• There is an element of Australian exceptionalism which has manifested itself in strong economic performance and minimised the extent and impact of increased economic inequality, which includes having one of the most targeted and effective tax and transfer systems in the OECD which has to a significant extent mitigated the impact of increased pre-tax and transfer income inequality.
  • Australia also has a very flexible labour market, flexible even relative to the USA, which has become decidedly less flexible in recent years, and combines this with substantial income mobility with mobility being greatest in relative terms in the middle of the income distribution. It has also delivered until quite recently consistent real growth in real wages in line with productivity growth.
  • Declining housing affordability is exacerbating inequality with a decline in owner occupation concentrated in lower income households
  • There is evidence of an increase in spatial inequality in our major cities with increasing separation on income and wealth lines on the basis of where people live, with lower job opportunities and poorer educational facilities in areas where lower income households live. The education aspect of this is being addressed by the implementation of the Gonski reforms though it is still not clear to what extent the States are bound to correspondingly adjust funding to reflect relative needs,
  • Australia experiences significant structural unemployment and under employment and this mostly impacts on those in the lower half of the income distribution with fewer skills and education.
  • Monetary policy has demonstrated in the post GFC environment that it is not effective in dealing with stimulating an economy to deal with inadequate aggregate demand and hence more active use needs to be made of fiscal policy

Stephen Bell  and Michael Keating propose a number of policy actions to deal with economic performance and economic inequality:

  1. More active use of macroeconomic policy on both the demand and supply side of the economy, with a particular focus on ensuring adequate aggregate demand. A priority in this regard is to address the underlying structural deficit and reduce debt over time by a combination of well targeted and equitable expenditure savings and, to a greater extent, raising additional revenue. In this regard the book rejects the 23.9% revenue to GDP ratio which is an artificial constraint embraced by the Commonwealth, reflecting the ratio of revenue to GDP in the mining boom years in which the Howard Government unsustainably used the surplus revenue to cut taxes. It also ignores the fact that Australia is the second lowest taxing country in the OECD, only just behind the USA. In this regard the USA has a subatantially higher deficit than Australia and hence has a lower level of public expenditure relative to GDP than Australia.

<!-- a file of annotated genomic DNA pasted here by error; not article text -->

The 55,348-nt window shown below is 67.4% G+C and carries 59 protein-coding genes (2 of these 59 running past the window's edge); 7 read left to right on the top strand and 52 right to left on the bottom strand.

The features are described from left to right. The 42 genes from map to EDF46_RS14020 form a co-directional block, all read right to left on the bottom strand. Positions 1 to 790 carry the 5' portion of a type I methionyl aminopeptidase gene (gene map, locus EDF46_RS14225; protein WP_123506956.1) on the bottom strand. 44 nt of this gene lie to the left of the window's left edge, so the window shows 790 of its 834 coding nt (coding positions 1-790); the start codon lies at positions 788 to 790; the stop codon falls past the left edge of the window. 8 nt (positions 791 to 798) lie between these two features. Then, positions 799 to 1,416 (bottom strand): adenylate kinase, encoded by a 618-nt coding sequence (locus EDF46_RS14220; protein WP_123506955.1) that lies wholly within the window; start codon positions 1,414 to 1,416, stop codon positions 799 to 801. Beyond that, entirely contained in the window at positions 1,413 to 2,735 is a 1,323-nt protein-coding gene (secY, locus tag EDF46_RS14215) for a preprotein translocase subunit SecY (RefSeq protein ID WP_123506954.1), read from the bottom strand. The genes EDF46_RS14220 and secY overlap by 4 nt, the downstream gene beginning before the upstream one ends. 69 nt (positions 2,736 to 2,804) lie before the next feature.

2. More public provision of education and training, including vocational education and training, with better targeting to those that are disadvantaged and those most at risk from economic restructuring.
  3. More active involvement by government in facilitating technological progress and innovation, including improving the links between research and business.
  4. Reducing spatial inequality by addressing housing affordability through improved housing supply through planning system reforms; eliminating the ability to deduct mortgage interest on loans to finance housing investments from labour income (which is not in place in other countries, including the USA); and reducing the capital gains tax discount from its present 50% to 25%
  5. Higher level of assistance through income redistribution in order to increase the incomes of those on low incomes including an increase in assistance for the neediest by increasing rental assistance together with increased provision for social housing; and closing the gap between assistance to those on benefits relative to those on pensions.
  6. A more robust and independent appraisal of public investment projects above a certain threshold. This requires an independent body, such as Infrastructure Australia, with suitably enhanced governance to ensure its independence and strict requirements for transparency in releasing the cost benefit studies to the public before any decision is taken by the relevant Government. This should  apply to both Commonwealth projects and projects jointly funded by the Commonwealth and States and there should be similar arranagements for State funded projects. To that I would add that Australian Governments  need to review and revise their public infrastructure project discount rates in regard to non commercial projects. The current discount rate is far in excess of a reasonable social discount rate.
  7. These are well established policy prescriptions which will both boost equality of opportunity and reduce economic inequality and improve the function of the economy and society.

Another reform that I would suggest be added is Restructuring the tax system to improve its efficiency  and equity including introducing a broad-based property tax and an inheritance tax which cuts in above a reasonable threshold. What is noticeable is what Pikerty called the “rise of patrimonial capitalism”, that is the increasing importance of inheritance in determining   the distribution of society’s economic resources and power. This an increasingly important factor in Western developed economies which means that there is unequal opportunity across generation as and economic power is to a substantial extent self perpetuating. Broader structural reforms of the type set out above are both more economically efficient and effective as well as being more equitable than the tax changes in the Turnbull Government’s budget.